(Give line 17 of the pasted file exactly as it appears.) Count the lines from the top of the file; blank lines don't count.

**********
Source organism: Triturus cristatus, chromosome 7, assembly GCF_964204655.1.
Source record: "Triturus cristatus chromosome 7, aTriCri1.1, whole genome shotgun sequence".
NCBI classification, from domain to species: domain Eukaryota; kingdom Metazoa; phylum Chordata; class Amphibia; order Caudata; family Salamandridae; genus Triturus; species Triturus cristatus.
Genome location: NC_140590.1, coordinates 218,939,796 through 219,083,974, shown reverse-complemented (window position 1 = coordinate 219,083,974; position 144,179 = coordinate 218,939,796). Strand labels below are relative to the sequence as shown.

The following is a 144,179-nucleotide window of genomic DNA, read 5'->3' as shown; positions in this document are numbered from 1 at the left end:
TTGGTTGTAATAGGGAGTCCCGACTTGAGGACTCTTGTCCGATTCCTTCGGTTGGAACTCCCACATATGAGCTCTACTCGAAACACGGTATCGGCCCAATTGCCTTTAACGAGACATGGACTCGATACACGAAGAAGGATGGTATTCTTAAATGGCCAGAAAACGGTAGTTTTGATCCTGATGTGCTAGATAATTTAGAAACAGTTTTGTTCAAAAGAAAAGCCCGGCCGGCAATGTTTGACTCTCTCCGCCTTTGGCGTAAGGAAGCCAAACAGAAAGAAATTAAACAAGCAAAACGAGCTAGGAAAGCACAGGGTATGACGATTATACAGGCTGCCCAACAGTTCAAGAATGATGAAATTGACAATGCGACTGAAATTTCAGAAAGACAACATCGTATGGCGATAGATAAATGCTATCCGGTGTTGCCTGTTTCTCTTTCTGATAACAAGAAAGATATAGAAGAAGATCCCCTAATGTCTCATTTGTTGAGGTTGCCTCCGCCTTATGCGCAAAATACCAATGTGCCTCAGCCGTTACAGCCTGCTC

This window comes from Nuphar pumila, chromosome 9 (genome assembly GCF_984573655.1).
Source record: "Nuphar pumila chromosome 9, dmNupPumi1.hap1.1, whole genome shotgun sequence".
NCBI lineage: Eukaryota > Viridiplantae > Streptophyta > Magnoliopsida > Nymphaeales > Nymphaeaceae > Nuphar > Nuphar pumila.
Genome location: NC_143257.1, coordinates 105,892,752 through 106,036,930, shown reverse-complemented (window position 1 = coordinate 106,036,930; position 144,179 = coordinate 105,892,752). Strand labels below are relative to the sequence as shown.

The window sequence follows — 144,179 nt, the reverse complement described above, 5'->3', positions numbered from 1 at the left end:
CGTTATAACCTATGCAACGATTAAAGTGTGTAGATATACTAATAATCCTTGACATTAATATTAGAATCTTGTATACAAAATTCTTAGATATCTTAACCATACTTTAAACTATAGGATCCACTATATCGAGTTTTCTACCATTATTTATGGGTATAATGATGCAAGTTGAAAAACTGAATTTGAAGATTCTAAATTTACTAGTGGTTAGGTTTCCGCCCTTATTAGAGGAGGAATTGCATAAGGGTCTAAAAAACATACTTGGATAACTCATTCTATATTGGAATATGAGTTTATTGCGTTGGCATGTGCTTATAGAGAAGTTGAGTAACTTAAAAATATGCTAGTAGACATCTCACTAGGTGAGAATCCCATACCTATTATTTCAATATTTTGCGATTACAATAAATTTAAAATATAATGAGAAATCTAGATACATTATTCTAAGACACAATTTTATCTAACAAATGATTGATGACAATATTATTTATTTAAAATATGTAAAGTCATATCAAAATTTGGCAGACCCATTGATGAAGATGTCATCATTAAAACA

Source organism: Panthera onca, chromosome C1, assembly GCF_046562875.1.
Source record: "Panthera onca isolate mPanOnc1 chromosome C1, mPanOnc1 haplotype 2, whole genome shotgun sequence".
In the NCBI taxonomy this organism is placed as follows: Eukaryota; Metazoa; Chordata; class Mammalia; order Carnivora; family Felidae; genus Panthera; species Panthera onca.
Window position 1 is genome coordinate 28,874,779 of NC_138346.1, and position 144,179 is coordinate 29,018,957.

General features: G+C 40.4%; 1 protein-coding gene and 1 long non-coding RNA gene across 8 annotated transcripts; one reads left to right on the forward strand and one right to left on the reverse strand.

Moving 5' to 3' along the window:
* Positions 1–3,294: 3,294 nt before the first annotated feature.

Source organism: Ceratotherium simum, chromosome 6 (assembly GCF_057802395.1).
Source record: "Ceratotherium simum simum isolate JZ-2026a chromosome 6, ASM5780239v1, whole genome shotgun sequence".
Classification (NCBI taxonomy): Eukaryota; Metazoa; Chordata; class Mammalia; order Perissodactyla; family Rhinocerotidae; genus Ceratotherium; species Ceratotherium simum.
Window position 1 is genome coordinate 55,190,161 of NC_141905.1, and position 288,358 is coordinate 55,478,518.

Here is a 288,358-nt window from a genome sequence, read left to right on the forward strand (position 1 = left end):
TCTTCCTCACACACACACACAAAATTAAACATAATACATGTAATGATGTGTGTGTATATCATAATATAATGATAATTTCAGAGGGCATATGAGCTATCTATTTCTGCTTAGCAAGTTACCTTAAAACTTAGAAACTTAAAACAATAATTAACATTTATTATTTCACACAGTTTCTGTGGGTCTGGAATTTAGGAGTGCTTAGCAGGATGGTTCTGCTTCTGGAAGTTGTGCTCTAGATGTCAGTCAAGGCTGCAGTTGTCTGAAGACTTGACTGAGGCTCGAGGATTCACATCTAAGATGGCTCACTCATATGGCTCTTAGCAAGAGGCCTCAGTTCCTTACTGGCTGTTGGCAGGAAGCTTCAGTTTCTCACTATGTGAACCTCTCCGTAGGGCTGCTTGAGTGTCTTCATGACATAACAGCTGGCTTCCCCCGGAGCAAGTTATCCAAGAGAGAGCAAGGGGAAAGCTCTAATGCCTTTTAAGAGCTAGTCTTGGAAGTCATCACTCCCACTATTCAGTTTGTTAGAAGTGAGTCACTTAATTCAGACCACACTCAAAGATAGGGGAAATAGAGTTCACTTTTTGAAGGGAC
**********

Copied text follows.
General features: G+C 40.4%; 1 protein-coding gene and 1 long non-coding RNA gene across 8 annotated transcripts; one reads left to right on the forward strand and one right to left on the reverse strand.